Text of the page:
When she was little, she used the gazing ball like a funhouse mirror, watching her cheeks stretch as she danced around in circles, chanting incantations of made-up words. In college, it had only poked fun at her body dysmorphia, asking, Just how wide can we make those thighs?
Now, she wonders what it would feel like to take it off its plaster pedestal and kick it down the street, what sound it would make when it broke. She splays her fingers and follows the curvature with her fingertips. The glass is cold from the March air, almost wet to the touch.
What would they think if she cracked it like an egg? If she picked it up and hurled it against the window? The nieces and nephews she barely recognizes anymore, the aunts and uncles, all huddled around her mother like she’s some kind of grieving campfire—would it shock them out of pretending like they understand what was lost?
She wipes her fingers on her pantleg. Stepping back, she watches as the early rosebuds take on their new shape in the curved glass, how the red and yellow petals transform under the suggestion of purple tint. In a few months, the yard will be empty of rose bushes. Without her father to tend them, they will become the charge of the church, orphans replanted in a prayer garden.
Closing her eyes, she grips the gazing ball in both hands and holds it over her head. She breathes in the smell of lingering dew on year-old mulch and looks up to see her own funhouse face staring back at her. Then, she lets it drop and it shatters on the concrete.
When her wife dies thirty years later, she tells the funeral director she doesn’t want to see a single rose at the service. She buys wilting bouquets of ranunculus from the grocery store and places them in empty gold-painted wine bottles. They look foolish, their heads turned every which way like they’ve never lost anything in their lives.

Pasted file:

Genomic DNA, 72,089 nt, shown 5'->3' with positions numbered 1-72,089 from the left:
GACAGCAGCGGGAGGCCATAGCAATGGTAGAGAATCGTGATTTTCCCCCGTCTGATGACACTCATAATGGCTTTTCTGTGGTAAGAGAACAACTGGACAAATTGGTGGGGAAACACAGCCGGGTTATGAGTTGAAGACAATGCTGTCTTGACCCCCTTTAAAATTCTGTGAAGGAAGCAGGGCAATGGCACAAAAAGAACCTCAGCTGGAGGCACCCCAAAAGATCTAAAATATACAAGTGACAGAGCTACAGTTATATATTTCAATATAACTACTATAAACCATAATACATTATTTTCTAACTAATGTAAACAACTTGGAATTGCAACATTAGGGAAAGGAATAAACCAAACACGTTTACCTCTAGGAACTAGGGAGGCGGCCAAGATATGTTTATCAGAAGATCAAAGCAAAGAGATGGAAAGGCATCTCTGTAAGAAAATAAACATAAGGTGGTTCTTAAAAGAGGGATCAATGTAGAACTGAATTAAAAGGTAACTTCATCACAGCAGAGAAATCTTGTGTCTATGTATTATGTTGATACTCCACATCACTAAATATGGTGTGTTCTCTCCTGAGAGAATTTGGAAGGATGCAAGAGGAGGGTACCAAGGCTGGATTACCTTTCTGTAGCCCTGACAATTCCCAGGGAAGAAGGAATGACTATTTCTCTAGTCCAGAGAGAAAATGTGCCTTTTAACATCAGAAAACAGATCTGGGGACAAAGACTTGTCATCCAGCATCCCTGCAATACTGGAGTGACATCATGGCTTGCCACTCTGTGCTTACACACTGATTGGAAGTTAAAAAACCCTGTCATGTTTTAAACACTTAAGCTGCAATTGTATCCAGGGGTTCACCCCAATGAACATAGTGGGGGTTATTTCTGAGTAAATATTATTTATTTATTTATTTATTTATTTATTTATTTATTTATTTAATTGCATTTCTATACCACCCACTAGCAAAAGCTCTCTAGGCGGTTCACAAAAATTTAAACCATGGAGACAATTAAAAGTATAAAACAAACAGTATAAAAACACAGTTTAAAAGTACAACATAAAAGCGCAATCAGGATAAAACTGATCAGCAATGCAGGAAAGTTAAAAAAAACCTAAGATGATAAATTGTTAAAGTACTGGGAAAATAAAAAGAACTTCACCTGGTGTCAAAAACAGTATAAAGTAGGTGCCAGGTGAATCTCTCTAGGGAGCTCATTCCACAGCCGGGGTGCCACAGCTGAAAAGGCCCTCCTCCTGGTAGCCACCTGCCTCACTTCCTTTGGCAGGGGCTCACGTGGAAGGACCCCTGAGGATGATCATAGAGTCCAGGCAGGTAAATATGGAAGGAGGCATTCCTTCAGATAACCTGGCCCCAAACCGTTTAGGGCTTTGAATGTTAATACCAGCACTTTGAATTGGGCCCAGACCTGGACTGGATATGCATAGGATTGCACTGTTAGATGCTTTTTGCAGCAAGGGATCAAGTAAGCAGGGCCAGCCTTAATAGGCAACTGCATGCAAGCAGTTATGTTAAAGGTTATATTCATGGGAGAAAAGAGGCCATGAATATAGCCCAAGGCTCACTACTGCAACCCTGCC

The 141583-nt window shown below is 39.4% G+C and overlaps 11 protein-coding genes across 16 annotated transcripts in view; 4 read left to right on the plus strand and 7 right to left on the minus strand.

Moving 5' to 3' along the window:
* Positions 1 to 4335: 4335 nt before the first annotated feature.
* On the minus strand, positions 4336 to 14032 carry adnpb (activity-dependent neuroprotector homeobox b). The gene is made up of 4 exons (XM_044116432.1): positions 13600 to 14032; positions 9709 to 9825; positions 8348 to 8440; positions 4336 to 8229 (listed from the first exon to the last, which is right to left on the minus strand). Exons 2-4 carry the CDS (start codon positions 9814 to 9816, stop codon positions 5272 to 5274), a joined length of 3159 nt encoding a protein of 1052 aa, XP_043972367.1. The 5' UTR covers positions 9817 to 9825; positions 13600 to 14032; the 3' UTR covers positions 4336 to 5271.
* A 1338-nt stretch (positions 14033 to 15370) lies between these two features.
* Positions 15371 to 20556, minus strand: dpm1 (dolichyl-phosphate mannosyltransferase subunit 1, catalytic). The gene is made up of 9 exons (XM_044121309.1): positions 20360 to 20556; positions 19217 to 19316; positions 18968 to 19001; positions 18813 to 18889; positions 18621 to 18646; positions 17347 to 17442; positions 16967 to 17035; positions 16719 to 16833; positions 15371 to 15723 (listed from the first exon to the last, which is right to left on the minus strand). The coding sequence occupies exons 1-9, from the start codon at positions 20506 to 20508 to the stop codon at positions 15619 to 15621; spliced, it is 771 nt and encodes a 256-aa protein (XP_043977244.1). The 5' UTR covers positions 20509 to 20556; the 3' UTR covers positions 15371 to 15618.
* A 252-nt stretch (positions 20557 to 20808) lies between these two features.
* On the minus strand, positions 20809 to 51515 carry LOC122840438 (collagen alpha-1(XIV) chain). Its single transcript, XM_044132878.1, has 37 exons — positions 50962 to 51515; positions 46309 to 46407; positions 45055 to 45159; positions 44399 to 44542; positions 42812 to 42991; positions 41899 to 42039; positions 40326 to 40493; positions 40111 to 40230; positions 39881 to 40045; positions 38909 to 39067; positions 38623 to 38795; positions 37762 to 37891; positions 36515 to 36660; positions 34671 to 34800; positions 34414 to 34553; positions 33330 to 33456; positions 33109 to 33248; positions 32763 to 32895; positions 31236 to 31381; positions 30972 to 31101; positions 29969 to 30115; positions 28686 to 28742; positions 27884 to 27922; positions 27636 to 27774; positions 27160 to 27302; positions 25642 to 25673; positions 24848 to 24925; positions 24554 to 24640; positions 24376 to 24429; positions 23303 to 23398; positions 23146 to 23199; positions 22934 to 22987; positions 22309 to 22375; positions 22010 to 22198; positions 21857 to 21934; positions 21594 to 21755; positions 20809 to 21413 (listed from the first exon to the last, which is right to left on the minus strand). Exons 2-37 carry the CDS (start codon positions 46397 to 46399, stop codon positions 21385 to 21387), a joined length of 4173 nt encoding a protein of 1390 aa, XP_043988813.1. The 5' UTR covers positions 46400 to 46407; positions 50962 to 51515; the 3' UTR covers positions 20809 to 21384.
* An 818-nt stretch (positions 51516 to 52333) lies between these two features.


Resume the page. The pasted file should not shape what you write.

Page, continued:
After the service ends, she stands at the back of the reception hall with a crumpled paper cup gripped in her hand. Coffee roils in her otherwise empty stomach and she walks to the bathroom to throw up.
Washing and drying her hands, she spots a soft touch of pink in the trashcan and finds a cluster of cut roses buried beneath a wad of paper towel. A gift from an unsuspecting guest, she supposes, someone from her wife’s side of the family. She wonders who tipped them off, the funeral director or her brother. She pushes aside the paper towels and pulls the bouquet from the trash, shaking loose the wispy backing of a menstrual pad clinging to a bruised petal.
That night, she falls asleep with both lamps and the overhead light on, the bouquet of roses tucked beneath the comforter on her wife’s side of the bed. Their fragile blooms rest against the pillowcase she can’t bring herself to wash.
In the morning, she awakens to find the roses battered and broken beneath the arm she must have extended in search of her wife’s sleeping form. She scoops the stems into her fist and carries them with her as she walks down the hallway and into the kitchen. She fills a vase with water for her defeated bouquet and pours herself a cup of day-old coffee. She pulls on a housecoat and steps into her slippers before carrying the vase out to the front walkway.
The neighbor across the street looks up from their lawnmower and waves. She waves back and lifts the vase over her head before letting it drop. The neighbor stares as she walks back into her empty home, leaving behind a mess of shattered glass and dying roses.
FLASH GLASS: A MONTHLY PUBLICATION OF FLASH FICTION, PROSE POETRY, & MICRO ESSAYS